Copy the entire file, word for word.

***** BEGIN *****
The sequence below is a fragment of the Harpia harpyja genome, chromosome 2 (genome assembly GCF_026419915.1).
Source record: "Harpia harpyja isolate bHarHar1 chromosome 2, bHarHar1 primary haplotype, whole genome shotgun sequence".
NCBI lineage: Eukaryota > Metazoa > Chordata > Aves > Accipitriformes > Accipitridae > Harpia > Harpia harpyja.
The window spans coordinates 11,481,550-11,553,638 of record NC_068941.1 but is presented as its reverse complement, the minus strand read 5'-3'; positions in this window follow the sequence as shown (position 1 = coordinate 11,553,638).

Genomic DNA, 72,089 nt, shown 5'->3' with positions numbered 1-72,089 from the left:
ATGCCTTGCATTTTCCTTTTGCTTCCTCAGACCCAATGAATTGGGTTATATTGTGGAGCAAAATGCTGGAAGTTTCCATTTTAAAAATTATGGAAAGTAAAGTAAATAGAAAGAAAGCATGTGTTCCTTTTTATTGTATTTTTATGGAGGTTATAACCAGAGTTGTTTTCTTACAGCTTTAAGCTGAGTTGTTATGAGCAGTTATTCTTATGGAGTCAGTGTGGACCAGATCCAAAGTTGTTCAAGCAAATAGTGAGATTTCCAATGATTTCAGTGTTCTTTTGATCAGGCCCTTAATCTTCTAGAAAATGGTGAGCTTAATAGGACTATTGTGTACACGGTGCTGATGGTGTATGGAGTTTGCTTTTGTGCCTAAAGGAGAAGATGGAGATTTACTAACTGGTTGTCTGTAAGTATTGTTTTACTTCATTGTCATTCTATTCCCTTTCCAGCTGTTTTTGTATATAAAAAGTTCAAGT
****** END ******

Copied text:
The sequence below is a fragment of the Harpia harpyja genome, chromosome 2 (genome assembly GCF_026419915.1).
Source record: "Harpia harpyja isolate bHarHar1 chromosome 2, bHarHar1 primary haplotype, whole genome shotgun sequence".
NCBI lineage: Eukaryota > Metazoa > Chordata > Aves > Accipitriformes > Accipitridae > Harpia > Harpia harpyja.
The window spans coordinates 11,481,550-11,553,638 of record NC_068941.1 but is presented as its reverse complement, the minus strand read 5'-3'; positions in this window follow the sequence as shown (position 1 = coordinate 11,553,638).

Genomic DNA, 72,089 nt, shown 5'->3' with positions numbered 1-72,089 from the left:
ATGCCTTGCATTTTCCTTTTGCTTCCTCAGACCCAATGAATTGGGTTATATTGTGGAGCAAAATGCTGGAAGTTTCCATTTTAAAAATTATGGAAAGTAAAGTAAATAGAAAGAAAGCATGTGTTCCTTTTTATTGTATTTTTATGGAGGTTATAACCAGAGTTGTTTTCTTACAGCTTTAAGCTGAGTTGTTATGAGCAGTTATTCTTATGGAGTCAGTGTGGACCAGATCCAAAGTTGTTCAAGCAAATAGTGAGATTTCCAATGATTTCAGTGTTCTTTTGATCAGGCCCTTAATCTTCTAGAAAATGGTGAGCTTAATAGGACTATTGTGTACACGGTGCTGATGGTGTATGGAGTTTGCTTTTGTGCCTAAAGGAGAAGATGGAGATTTACTAACTGGTTGTCTGTAAGTATTGTTTTACTTCATTGTCATTCTATTCCCTTTCCAGCTGTTTTTGTATATAAAAAGTTCAAGT